Yesterday was interesting. I left the house early since I knew that rush hour in Amman is wicked difficult sometimes. It took me nearly an hour to get out to Princess Sumaya University of Technology in Jubeiha, which is a northern suburb of Amman. I found the office of Vice President Abdullah al-Zoubi and his able assistant Meena. Meena introduced me to the technology wizard (every university needs one) and we set up for my presentation which was to begin at 9 a.m.
The students were engaged and interested in my presentation and exercises about technical communication. I hope that I helped them to see the importance of technical communication in their STEM fields. (Many of them were engineering majors or business information majors.) In the 4 hours we had together we completed a worksheet on writing procedural instructions, we filled out a questionnaire on digital writing habits of students, and we discussed the importance of visualizing data in technical documents.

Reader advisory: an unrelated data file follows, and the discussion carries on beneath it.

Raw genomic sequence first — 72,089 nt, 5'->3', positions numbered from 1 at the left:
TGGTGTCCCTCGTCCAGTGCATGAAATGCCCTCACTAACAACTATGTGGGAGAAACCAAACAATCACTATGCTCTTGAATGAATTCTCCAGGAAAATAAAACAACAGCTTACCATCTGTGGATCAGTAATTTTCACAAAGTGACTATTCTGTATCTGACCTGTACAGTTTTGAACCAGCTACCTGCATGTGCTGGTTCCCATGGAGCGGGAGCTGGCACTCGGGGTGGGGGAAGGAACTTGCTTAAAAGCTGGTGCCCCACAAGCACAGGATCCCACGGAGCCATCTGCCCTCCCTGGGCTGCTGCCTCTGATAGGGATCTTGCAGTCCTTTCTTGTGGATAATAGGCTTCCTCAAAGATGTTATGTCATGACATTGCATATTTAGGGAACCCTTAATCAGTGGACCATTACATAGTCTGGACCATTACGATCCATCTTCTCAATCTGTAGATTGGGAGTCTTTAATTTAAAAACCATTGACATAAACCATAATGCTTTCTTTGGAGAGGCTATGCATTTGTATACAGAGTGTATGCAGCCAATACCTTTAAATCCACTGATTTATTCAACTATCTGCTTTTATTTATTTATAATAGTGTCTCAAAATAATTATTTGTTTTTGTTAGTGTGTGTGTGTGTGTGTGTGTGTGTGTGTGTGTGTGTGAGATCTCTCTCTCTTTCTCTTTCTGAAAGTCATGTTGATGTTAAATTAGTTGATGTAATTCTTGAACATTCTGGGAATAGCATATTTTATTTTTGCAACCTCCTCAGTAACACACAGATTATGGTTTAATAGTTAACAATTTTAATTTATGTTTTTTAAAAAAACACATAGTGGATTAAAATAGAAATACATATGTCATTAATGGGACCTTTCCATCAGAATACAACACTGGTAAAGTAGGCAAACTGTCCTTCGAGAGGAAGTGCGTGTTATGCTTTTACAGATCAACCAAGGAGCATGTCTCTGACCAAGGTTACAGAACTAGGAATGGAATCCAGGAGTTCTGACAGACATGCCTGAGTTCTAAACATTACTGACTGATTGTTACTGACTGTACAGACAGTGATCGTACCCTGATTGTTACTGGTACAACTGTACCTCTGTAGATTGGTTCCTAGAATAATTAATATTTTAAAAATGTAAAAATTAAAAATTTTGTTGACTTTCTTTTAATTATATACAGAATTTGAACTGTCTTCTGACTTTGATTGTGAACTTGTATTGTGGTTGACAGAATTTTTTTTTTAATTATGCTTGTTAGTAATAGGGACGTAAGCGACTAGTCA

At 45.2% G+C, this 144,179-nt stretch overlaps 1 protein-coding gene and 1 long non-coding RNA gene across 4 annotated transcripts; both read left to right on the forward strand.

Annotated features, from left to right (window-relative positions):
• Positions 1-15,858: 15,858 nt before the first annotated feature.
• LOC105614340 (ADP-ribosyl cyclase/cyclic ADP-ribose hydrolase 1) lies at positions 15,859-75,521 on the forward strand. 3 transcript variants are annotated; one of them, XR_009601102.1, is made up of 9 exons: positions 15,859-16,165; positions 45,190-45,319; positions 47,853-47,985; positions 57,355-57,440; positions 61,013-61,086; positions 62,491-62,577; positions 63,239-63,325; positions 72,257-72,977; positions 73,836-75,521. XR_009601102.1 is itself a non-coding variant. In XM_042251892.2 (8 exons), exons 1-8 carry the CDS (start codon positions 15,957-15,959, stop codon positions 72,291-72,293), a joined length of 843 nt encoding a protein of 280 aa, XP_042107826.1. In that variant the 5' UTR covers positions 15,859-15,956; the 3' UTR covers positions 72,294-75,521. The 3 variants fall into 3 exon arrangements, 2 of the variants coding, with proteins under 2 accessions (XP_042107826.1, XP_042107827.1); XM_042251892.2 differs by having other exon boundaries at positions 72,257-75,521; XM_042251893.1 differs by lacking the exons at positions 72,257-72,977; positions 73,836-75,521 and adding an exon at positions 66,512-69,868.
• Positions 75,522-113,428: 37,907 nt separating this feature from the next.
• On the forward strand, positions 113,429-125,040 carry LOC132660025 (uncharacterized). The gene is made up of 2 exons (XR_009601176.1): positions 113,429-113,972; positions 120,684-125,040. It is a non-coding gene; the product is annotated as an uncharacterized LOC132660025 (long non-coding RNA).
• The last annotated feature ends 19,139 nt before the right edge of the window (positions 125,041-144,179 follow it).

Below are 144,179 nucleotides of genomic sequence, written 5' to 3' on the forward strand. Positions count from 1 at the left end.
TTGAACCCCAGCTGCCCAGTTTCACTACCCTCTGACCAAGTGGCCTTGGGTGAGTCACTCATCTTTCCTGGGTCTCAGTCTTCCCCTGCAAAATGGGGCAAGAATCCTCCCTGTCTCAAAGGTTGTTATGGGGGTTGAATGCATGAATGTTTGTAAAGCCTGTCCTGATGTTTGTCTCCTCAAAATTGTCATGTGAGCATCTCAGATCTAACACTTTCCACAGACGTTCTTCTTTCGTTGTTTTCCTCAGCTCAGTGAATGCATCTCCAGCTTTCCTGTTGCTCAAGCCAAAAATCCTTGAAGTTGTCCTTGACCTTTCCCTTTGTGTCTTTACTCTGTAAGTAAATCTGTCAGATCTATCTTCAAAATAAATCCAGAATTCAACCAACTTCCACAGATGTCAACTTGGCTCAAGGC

I was lucky enough to get to briefly meet Princess Sumaya herself while she was on a visit to the university.
GJU as it is known, is a 10-year old public Jordanian university located on a new campus on the road to Madaba. The university is modeled on the universities of applied sciences in Germany (Fach Hochschulen). A unique feature of this university is that both English and German language instruction are required as is one year at a sister university in Germany.
I met with a number of very competent friendly people there including the staff of the International Office, Dorothea and Jutta. Dean Nabil Ayoub and Assistant Dean Iman Shashaa were very helpful. We discussed three areas of potential cooperation: (1) university exchanges, (2) Internet-based work between groups of students, and (3) GJU’s summer language/culture program for overseas students.